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April 9, 1997

Is Prostate Cancer Screening Analogous to Lung Cancer Screening?-Reply

Author Affiliations

Massachusetts General Hospital Boston

JAMA. 1997;277(14):1121-1122. doi:10.1001/jama.1997.03540380035018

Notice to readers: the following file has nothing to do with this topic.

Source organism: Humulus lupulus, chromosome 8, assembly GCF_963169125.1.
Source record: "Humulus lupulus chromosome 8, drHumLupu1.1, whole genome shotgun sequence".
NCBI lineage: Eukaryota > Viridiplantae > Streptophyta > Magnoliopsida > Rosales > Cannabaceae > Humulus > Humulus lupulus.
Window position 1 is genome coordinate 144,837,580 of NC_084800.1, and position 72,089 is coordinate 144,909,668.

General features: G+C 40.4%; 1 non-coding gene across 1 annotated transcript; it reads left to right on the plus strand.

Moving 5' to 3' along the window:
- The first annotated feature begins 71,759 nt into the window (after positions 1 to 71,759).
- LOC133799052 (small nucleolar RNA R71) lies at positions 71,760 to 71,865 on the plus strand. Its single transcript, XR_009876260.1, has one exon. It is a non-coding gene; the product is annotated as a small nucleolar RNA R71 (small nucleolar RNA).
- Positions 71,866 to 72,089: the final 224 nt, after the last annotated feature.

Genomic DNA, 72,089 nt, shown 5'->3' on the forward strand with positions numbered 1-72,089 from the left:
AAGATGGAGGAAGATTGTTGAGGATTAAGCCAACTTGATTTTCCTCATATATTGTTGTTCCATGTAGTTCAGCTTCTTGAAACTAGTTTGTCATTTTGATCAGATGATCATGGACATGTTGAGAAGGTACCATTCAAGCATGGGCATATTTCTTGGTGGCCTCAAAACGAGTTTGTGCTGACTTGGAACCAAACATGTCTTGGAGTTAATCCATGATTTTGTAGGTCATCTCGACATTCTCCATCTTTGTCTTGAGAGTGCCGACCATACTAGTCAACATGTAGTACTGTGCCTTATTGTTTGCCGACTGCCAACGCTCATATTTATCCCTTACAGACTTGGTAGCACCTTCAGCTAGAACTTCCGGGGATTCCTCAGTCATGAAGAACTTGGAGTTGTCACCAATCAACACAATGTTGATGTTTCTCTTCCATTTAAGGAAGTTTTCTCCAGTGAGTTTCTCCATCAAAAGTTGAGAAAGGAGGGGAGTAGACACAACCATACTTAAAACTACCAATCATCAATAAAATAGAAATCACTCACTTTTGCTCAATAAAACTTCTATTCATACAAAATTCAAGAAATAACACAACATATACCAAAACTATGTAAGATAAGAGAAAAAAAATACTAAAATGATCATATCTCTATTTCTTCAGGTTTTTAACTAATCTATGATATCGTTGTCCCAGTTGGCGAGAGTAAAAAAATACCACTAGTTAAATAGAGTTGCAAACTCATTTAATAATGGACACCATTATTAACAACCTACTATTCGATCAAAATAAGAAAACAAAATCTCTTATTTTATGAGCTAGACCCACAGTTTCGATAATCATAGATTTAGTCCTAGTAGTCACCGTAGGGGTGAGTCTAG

In Reply.  —We disagree with Dr Farkas and colleagues when they assert that the efficacy of screening and treatment for prostate cancer are separable. Screening may find cancers early, but unless those cancers are effectively treated, no mortality reduction can be realized. Similarly, once one treats cancers detected by screening, one engenders the risks of therapy. We feel that all downstream consequences of screening need to be considered when estimating the outcomes of an early detection program for any cancer. However, we do agree that costs as well as risks must be weighed against the potential benefits of cancer screening.As Dr Petty illustrates in his letter, the lung cancer screening saga is not over. In fact, the effectiveness of lung cancer screening is currently being readdressed in the National Cancer Institute's Prostate, Lung, Colorectal, and Ovarian Cancer Screening Trial, which is also examining prostate, colorectal, and ovarian cancer screening.1 Nevertheless,